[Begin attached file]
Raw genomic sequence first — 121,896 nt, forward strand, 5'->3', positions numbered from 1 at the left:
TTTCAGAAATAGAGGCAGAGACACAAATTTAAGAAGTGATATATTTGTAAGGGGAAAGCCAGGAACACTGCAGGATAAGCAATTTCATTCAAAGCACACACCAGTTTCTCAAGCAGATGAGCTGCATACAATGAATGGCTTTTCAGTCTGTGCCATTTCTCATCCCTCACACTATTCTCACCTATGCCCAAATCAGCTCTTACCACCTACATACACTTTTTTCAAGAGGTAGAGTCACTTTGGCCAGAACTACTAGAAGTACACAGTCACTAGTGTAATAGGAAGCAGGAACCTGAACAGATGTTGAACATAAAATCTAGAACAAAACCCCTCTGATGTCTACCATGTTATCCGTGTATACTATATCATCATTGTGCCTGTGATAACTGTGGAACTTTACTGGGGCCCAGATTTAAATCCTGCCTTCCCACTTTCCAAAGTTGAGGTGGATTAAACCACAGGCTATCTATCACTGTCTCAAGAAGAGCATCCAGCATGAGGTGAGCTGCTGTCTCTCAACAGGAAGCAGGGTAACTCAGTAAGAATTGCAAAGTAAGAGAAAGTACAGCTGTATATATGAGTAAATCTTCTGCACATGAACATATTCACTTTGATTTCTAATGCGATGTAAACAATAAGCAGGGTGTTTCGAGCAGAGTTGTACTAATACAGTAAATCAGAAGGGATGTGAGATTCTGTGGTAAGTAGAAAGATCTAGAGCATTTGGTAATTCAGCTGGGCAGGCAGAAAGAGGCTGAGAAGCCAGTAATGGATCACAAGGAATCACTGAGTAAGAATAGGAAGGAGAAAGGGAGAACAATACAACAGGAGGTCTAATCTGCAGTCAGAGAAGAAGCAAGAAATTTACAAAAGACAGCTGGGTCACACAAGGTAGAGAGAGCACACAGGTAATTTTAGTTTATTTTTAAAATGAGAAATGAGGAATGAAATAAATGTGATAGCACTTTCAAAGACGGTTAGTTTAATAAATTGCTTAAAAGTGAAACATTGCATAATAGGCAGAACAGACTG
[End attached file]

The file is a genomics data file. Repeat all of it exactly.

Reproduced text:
Raw genomic sequence first — 121,896 nt, forward strand, 5'->3', positions numbered from 1 at the left:
TTTCAGAAATAGAGGCAGAGACACAAATTTAAGAAGTGATATATTTGTAAGGGGAAAGCCAGGAACACTGCAGGATAAGCAATTTCATTCAAAGCACACACCAGTTTCTCAAGCAGATGAGCTGCATACAATGAATGGCTTTTCAGTCTGTGCCATTTCTCATCCCTCACACTATTCTCACCTATGCCCAAATCAGCTCTTACCACCTACATACACTTTTTTCAAGAGGTAGAGTCACTTTGGCCAGAACTACTAGAAGTACACAGTCACTAGTGTAATAGGAAGCAGGAACCTGAACAGATGTTGAACATAAAATCTAGAACAAAACCCCTCTGATGTCTACCATGTTATCCGTGTATACTATATCATCATTGTGCCTGTGATAACTGTGGAACTTTACTGGGGCCCAGATTTAAATCCTGCCTTCCCACTTTCCAAAGTTGAGGTGGATTAAACCACAGGCTATCTATCACTGTCTCAAGAAGAGCATCCAGCATGAGGTGAGCTGCTGTCTCTCAACAGGAAGCAGGGTAACTCAGTAAGAATTGCAAAGTAAGAGAAAGTACAGCTGTATATATGAGTAAATCTTCTGCACATGAACATATTCACTTTGATTTCTAATGCGATGTAAACAATAAGCAGGGTGTTTCGAGCAGAGTTGTACTAATACAGTAAATCAGAAGGGATGTGAGATTCTGTGGTAAGTAGAAAGATCTAGAGCATTTGGTAATTCAGCTGGGCAGGCAGAAAGAGGCTGAGAAGCCAGTAATGGATCACAAGGAATCACTGAGTAAGAATAGGAAGGAGAAAGGGAGAACAATACAACAGGAGGTCTAATCTGCAGTCAGAGAAGAAGCAAGAAATTTACAAAAGACAGCTGGGTCACACAAGGTAGAGAGAGCACACAGGTAATTTTAGTTTATTTTTAAAATGAGAAATGAGGAATGAAATAAATGTGATAGCACTTTCAAAGACGGTTAGTTTAATAAATTGCTTAAAAGTGAAACATTGCATAATAGGCAGAACAGACTG